A pair of Illinois Institute of Technology researchers developing technology to detect early stage tumors have been named the winners of the university’s Nayar Prize, which includes a $500,000 award.
The Agent-Dependent Early Photon Tomography (ADEPT) Cancer Imager was developed by Kenneth Tichauer, associate professor of biomedical engineering, and Jovan Brankov, director of the university’s Advanced X-ray Imaging Lab and associate professor of electrical and computer/biomedical engineering.
Last week, IIT announced the duo won the final round of the inaugural Nayar Prize, which was established in 2015 to encourage university faculty, staff and students to develop breakthrough innovations that will produce meaningful results with a societal impact. Including previous rounds of funding, the ADEPT team has received $800,000 in funding through the Nayar Prize competition.
Tichauer and Brankov teamed up in 2015 to develop the technology with the intent of finding smaller tumors in the lymph nodes of breast cancer patients.
“Physicians are often faced with this very important decision of whether or not to give a patient chemotherapy after they have surgically removed the primary cancer or completed the mastectomy,” Tichauer said in an IIT video about the technology. “The decision is currently based on whether or not cancer has spread to the lymph nodes.”
Currently, the process to detect whether cancer has spread to a patient’s lymph nodes involves slicing a sample of the lymph node, dyeing it and then making a diagnosis, which can take up to 24 hours.
“The problem is that they will cut two or three slices and look at only the surface,” Tichauer said in a statment. “So they are looking at less than 1 percent of the tissue volume.”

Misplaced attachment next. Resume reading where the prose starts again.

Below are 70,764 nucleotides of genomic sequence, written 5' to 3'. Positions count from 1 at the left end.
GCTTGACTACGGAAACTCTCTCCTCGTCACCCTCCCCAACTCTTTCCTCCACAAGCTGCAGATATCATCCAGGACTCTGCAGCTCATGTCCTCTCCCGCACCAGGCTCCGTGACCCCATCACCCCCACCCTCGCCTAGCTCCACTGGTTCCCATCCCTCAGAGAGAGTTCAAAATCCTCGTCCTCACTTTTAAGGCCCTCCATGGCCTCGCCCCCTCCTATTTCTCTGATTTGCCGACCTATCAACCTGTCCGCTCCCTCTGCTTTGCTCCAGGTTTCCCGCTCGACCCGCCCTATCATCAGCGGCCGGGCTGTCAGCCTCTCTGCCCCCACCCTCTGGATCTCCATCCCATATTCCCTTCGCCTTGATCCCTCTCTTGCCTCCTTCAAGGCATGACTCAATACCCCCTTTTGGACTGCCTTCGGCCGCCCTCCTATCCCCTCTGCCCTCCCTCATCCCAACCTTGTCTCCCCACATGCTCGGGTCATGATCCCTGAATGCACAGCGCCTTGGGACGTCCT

The ADEPT Cancer Imager dyes the entire lymph node, rather than a small sample, and uses an advanced laser imaging system that allows pathologists to find tumors that are 10 times smaller than those found using conventional methods, according to researchers.
“In 10 minutes the imager will map the cancer within a lymph node in 3D,” Tichauer said. “Then a pathologist can guide the cut of the node and verify if it is cancer.”
Researchers estimate that more than 40,000 women will be properly diagnosed annually using the technology, allowing them to begin “critical, lifesaving chemotherapy” when it is more effective, Tichauer said.
While research has been focused on breast cancer, Brankov said the technology can have widespread applications, especially in drug development. Cancers are composed of different types of cells, yet current drugs only target one type of cancer cell, according to Brankov. Using the ADEPT system researchers can determine the composition of the cancer, including a breakdown of the different types of cells within the cancer, and then use that information for targeted drug treatment, he said.
Researchers are planning a clinical trial of the ADEPT system in breast cancer through a partnership with Sanford Research in Sioux Falls, South Dakota, and the University of Chicago Department of Pathology.
“Our vision for the ADEPT system is for it to become an essential tool in every hospital’s cancer pathology lab and throughout the drug-development labs of every pharmaceutical company and academic medical center,” Tichauer said in a statement. “This will prolong the lives of cancer patients and improve their quality of life by identifying cancer early and by enabling life-saving drugs to be brought to market.”